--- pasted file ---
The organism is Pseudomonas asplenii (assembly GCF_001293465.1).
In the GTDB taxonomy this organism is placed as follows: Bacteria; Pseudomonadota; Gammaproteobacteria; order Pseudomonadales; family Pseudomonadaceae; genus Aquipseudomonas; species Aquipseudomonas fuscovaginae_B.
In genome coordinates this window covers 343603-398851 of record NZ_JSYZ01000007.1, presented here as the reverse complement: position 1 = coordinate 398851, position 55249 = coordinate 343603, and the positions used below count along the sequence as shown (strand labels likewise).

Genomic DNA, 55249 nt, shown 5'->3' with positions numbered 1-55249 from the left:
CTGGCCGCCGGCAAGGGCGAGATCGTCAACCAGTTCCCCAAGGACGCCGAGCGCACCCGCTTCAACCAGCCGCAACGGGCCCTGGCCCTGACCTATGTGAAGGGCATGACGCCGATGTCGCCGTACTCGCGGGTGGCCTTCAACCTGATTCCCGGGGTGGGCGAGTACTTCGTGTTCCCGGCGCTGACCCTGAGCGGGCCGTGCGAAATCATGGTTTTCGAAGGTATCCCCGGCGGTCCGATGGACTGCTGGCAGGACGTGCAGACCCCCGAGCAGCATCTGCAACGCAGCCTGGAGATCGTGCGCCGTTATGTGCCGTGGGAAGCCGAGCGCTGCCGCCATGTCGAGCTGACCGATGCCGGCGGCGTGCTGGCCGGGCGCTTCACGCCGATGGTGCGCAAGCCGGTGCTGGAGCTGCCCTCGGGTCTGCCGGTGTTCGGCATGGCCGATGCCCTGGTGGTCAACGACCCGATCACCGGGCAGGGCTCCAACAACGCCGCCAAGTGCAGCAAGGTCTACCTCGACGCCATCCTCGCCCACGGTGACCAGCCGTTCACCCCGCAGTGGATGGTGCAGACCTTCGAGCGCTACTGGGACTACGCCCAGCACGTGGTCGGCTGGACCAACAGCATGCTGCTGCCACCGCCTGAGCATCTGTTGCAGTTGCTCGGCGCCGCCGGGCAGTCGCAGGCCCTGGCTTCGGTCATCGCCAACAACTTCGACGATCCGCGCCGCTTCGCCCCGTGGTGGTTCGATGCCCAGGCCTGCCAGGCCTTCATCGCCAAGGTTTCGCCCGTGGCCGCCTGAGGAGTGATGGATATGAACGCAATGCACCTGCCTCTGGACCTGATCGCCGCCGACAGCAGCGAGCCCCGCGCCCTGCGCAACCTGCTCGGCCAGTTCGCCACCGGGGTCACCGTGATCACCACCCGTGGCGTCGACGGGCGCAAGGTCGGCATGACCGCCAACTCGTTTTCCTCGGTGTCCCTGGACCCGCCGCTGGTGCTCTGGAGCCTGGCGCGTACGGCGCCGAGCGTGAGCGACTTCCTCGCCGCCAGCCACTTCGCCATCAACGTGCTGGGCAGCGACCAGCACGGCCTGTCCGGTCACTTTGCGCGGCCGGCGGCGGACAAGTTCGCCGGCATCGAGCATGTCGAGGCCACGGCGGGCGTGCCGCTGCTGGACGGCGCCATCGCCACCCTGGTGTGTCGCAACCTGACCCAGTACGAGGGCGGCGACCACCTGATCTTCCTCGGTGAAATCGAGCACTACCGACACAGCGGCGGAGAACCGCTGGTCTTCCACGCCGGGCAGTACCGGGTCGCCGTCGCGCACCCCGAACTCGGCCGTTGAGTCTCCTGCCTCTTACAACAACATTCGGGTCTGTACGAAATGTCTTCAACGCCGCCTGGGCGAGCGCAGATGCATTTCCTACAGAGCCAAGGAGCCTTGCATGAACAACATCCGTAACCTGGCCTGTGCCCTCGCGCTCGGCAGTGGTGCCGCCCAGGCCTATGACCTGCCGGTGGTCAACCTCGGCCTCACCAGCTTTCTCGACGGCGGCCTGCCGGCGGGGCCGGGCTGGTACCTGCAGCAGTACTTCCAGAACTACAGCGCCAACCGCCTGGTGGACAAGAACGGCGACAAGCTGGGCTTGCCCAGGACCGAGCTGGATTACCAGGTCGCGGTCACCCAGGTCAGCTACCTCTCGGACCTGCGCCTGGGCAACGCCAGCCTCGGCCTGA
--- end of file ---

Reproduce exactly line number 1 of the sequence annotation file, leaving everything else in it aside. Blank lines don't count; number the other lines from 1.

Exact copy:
The organism is Pseudomonas asplenii (assembly GCF_001293465.1).